Crowdfunding Playing A Role In Effort To Develop HIV Vaccine

immunity-projectEvery day, 4,000 people die from AIDS. 35 million people around the world are currently living with HIV. It’s one of the great tragedies of our time. Now a group of scientists have gathered under the Immunity Project in hopes of eradicating the disease by developing a vaccine that they hope can be distributed globally – easily and for free.

Out of every 300 people infected with HIV, one person is what is called a “controller.” These individuals carry HIV, but their immune system prevents the carrier from ever contracting AIDS. The project hopes to replicate this natural immunity in non-controllers. If successful, a vaccine such as this could have a serious effect on rates of AIDS infection.

Screen Shot 2014-02-17 at 10.12.52 AMThe project’s associated crowdfunding campaign successfully met a $462,000 goal, thanks in part to four $50,000 donors who achieved “Founding Donor” status with their large contributions. The funds are said to be earmarked for a final experiment that will help the Immunity Project get to Phase I clinical trials. Immunity Project is a 501(c)(3) nonprofit organization.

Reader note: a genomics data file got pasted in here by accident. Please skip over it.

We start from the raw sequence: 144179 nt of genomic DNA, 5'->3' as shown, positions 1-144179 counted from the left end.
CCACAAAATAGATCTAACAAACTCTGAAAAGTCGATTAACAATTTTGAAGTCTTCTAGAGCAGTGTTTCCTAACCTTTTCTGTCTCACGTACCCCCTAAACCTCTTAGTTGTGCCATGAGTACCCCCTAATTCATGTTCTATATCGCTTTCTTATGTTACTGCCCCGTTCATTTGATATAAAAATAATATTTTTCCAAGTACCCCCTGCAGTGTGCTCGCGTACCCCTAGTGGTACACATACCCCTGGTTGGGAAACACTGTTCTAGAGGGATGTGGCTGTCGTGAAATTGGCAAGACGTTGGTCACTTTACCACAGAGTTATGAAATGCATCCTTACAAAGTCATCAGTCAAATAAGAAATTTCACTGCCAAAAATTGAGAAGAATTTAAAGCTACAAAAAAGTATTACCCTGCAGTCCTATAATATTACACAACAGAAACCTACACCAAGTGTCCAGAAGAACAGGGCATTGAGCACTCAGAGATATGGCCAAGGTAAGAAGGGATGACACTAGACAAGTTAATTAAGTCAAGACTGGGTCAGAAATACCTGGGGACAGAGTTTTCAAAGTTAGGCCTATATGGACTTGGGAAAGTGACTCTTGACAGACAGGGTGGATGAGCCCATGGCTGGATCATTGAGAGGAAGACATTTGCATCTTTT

According to the project timeline, Immunity Project hopes to deliver their first vaccination in June of 2015.

immunity-project-timeline

Controversy surrounding the campaign was captured in a recent piece in Nature. The article raises a question of compatibility between real-world medical research, startup culture and crowdfunding as a means of raising money…

But missing from Rubsamen’s promotional campaign are any HIV researchers or data supporting the effort’s scientific strategy. The unorthodox approach raises the question of whether crowd-funding in Silicon Valley, which tends to be more impressed with technology and marketing than peer-reviewed data, is compatible with medical research — an increasingly pertinent issue as scientists appeal to the public to fund more projects aimed at developing therapies.

Louis Picker of the Oregon Health and Science University in Portland says the project is “preying on people who are desperate for a vaccine.”

Regardless of any controversy, the project is funded and moving full steam ahead. The outcome of this campaign will be one to watch as we head into 2015.


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